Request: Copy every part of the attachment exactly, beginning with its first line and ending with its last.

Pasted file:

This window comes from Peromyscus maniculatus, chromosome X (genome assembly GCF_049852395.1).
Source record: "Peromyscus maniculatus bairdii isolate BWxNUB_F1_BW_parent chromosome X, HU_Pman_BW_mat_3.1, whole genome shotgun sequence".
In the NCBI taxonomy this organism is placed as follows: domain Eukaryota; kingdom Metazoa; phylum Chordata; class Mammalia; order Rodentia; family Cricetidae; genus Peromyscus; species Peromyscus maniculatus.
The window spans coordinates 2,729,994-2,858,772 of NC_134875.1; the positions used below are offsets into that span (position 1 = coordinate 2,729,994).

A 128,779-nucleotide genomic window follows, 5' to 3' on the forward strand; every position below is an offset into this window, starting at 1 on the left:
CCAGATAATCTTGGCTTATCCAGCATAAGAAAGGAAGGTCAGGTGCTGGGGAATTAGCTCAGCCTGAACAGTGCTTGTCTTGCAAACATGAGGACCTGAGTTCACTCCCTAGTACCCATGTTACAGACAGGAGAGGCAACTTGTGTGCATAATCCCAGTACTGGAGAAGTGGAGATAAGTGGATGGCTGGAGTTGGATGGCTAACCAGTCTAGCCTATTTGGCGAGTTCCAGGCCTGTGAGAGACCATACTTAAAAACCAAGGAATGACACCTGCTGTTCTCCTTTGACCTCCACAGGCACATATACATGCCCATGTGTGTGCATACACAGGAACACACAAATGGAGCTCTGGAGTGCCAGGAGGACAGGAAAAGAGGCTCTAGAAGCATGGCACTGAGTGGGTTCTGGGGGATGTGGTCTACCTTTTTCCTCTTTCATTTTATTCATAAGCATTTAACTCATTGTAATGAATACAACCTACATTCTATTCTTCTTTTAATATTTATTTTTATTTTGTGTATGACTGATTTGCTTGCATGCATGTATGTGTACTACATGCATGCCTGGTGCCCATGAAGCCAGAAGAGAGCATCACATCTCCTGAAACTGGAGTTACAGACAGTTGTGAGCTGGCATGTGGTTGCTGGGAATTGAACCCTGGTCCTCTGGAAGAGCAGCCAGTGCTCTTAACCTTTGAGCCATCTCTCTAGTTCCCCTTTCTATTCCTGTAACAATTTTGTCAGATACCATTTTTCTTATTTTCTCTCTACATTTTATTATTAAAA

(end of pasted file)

This window comes from Peromyscus maniculatus, chromosome X (genome assembly GCF_049852395.1).
Source record: "Peromyscus maniculatus bairdii isolate BWxNUB_F1_BW_parent chromosome X, HU_Pman_BW_mat_3.1, whole genome shotgun sequence".
In the NCBI taxonomy this organism is placed as follows: domain Eukaryota; kingdom Metazoa; phylum Chordata; class Mammalia; order Rodentia; family Cricetidae; genus Peromyscus; species Peromyscus maniculatus.
The window spans coordinates 2,729,994-2,858,772 of NC_134875.1; the positions used below are offsets into that span (position 1 = coordinate 2,729,994).

A 128,779-nucleotide genomic window follows, 5' to 3' on the forward strand; every position below is an offset into this window, starting at 1 on the left:
CCAGATAATCTTGGCTTATCCAGCATAAGAAAGGAAGGTCAGGTGCTGGGGAATTAGCTCAGCCTGAACAGTGCTTGTCTTGCAAACATGAGGACCTGAGTTCACTCCCTAGTACCCATGTTACAGACAGGAGAGGCAACTTGTGTGCATAATCCCAGTACTGGAGAAGTGGAGATAAGTGGATGGCTGGAGTTGGATGGCTAACCAGTCTAGCCTATTTGGCGAGTTCCAGGCCTGTGAGAGACCATACTTAAAAACCAAGGAATGACACCTGCTGTTCTCCTTTGACCTCCACAGGCACATATACATGCCCATGTGTGTGCATACACAGGAACACACAAATGGAGCTCTGGAGTGCCAGGAGGACAGGAAAAGAGGCTCTAGAAGCATGGCACTGAGTGGGTTCTGGGGGATGTGGTCTACCTTTTTCCTCTTTCATTTTATTCATAAGCATTTAACTCATTGTAATGAATACAACCTACATTCTATTCTTCTTTTAATATTTATTTTTATTTTGTGTATGACTGATTTGCTTGCATGCATGTATGTGTACTACATGCATGCCTGGTGCCCATGAAGCCAGAAGAGAGCATCACATCTCCTGAAACTGGAGTTACAGACAGTTGTGAGCTGGCATGTGGTTGCTGGGAATTGAACCCTGGTCCTCTGGAAGAGCAGCCAGTGCTCTTAACCTTTGAGCCATCTCTCTAGTTCCCCTTTCTATTCCTGTAACAATTTTGTCAGATACCATTTTTCTTATTTTCTCTCTACATTTTATTATTAAAA